Post by Ainslie Walker
I acquired today’s fragrance last week in the midst of my “whale excitement”, it has now become my “go to” fragrance of the month. Every time I wear it, there are positive comments. I find I get that with anything animalic, smoky or “mysterious”. It’s a fragrance many wouldn’t dare to buy off the shelf, as it may not seem instantly pretty, but once worn or smelt on someone else, the depths and layers come alive.
Amber Absolute by Tom Ford 2007
Photo Stolen Fragrantica
Fragrantica gives these featured accords in one line:
Amber, incense, vanilla, olibanum, labdanum, woody notes
As we would expect from Tom Ford, the box and the bottle is distinctive, mysterious and understated. It looks black, but held up to the light it’s actually a dark, dark amber colour. The label is gold-plated. I love holding the bottle in my hand. It’s cold, solid and sends a small shiver of excitement into me every time I pick it up.
Amber Absolute is delicious and sultry, warm and engulfing. In fact I would happily bathe in it! I love it as a winter scent. It makes me feel cosy, yet glamorous. There’s strength to it, akin to a sip of spiced rum. It’s a more old school kind of a smell, one of old wooden ships and incense…explorers on the high seas. It’s definitely unisex.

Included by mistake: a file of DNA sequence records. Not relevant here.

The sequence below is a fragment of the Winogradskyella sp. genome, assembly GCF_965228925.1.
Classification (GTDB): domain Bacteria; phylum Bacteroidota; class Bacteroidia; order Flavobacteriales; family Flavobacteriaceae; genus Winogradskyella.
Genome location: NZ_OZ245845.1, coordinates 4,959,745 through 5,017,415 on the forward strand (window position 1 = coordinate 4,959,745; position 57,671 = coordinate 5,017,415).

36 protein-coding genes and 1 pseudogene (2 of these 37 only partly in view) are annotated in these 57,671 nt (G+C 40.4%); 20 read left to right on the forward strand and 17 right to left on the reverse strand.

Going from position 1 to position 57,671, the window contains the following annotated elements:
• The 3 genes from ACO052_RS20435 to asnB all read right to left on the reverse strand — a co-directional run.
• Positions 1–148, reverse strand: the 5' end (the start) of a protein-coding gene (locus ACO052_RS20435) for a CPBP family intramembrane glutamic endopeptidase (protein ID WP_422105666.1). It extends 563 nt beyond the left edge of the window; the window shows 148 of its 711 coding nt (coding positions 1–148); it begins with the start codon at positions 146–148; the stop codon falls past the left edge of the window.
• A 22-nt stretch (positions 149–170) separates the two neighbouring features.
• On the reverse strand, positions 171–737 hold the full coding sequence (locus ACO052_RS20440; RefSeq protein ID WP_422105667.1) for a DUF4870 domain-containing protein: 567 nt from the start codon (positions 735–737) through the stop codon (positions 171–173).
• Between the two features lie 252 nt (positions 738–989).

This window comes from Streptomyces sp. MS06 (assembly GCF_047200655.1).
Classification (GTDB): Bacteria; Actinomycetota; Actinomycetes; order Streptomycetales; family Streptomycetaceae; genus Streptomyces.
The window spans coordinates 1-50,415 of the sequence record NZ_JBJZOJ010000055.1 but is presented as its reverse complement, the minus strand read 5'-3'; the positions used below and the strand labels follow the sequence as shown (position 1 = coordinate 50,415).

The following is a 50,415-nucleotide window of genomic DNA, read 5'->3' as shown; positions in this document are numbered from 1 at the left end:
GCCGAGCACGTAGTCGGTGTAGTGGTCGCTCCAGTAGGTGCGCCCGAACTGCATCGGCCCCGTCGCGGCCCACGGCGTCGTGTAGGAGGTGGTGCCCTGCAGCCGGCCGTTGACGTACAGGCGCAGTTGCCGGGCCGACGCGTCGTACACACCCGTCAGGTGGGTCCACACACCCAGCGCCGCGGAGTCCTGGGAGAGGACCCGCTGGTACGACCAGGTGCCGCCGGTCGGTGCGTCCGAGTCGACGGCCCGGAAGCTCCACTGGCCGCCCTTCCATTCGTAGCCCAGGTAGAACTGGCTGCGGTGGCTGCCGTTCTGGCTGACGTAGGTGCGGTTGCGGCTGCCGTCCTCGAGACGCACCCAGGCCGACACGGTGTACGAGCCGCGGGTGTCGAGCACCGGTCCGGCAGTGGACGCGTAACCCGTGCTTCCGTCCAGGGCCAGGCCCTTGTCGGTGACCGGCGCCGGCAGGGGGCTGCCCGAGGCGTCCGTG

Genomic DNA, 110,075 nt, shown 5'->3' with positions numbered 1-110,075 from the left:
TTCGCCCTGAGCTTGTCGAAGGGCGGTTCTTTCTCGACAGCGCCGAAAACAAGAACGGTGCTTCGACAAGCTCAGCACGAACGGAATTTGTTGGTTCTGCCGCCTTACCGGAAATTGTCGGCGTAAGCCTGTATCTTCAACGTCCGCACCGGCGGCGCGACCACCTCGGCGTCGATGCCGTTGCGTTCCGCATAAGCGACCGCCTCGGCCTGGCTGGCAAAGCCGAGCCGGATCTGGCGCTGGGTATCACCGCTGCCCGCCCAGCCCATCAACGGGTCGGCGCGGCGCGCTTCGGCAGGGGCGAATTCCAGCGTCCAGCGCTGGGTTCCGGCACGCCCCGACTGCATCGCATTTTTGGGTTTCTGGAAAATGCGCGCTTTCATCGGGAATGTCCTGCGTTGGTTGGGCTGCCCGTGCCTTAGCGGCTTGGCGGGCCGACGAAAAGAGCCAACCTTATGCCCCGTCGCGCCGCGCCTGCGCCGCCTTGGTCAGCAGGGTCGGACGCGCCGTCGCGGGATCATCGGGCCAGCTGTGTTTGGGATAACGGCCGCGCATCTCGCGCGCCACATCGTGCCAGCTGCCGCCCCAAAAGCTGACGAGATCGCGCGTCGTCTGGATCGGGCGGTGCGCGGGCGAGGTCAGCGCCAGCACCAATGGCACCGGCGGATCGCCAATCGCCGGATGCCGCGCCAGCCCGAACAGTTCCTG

Photo Stolen Pixabay
Amber Absolute makes a statement, whilst also crowd pleasing, with it’s coumarin and vanilla bean notes, though avoids becoming overpoweringly or generically sweet. I love that the notes remain savory, so to speak, and I think it’s amped up incense and old woody church/ship smell is behind this. It nods quite a lot to TF’s Sahara Noir…Olibanum/woods/balsamic…It’s this part that I think divides the love or hate for this fragrance. I don’t think many would remain on the fence about it. There’s dry salt air from go to whoa. It’s robust and full, a little goes a long way. During the dry down (8 hours or more, later) it gets a more leathery and animalic then tapers to sweet, powdery and a little smoky-vanilla. There’s treemoss and oakmoss, but not enough for it to stand out too much, just enough to let the other ingredients ride on their back.
Photo Stolen Flickr
It’s good, really good. It’s not really doing anything too new, but doing it really well. That ‘niche’ colliding with ‘mainstream’ thing that TF does so well. That “smells expensive” thing he also always seems to nail. Marketed as the strongest, most concentrated amber, I rule out real ambergris is in the ingredients list, but it is an ‘amber’, that plays with the elements of raw ambergris.
A little ode to Ambergris:
“It’s hard not to fall in love with ambergris. Here is a solid lump of whale feces, weathered down—oxidized by salt water, degraded by sunlight, and eroded by waves — from the tarry mass to something that smells, depending on the piece and whom you’re talking to, like musk, violets, fresh-hewn wood, tobacco, dirt, Brazil nut, fern-copse, damp woods, new-mown hay, seaweed in the sun, the wood of old churches, or pretty much any other sweet-but-earthy scent”
Christopher Kemp’s Floating Gold: A Natural (and Unnatural) History of Ambergris $22 delivered from BookDepository
Sadly Amber Absolute has been pulled off the shelf and discontinued…the TF house says, fragrances, like fashion, (and whales) have their seasons…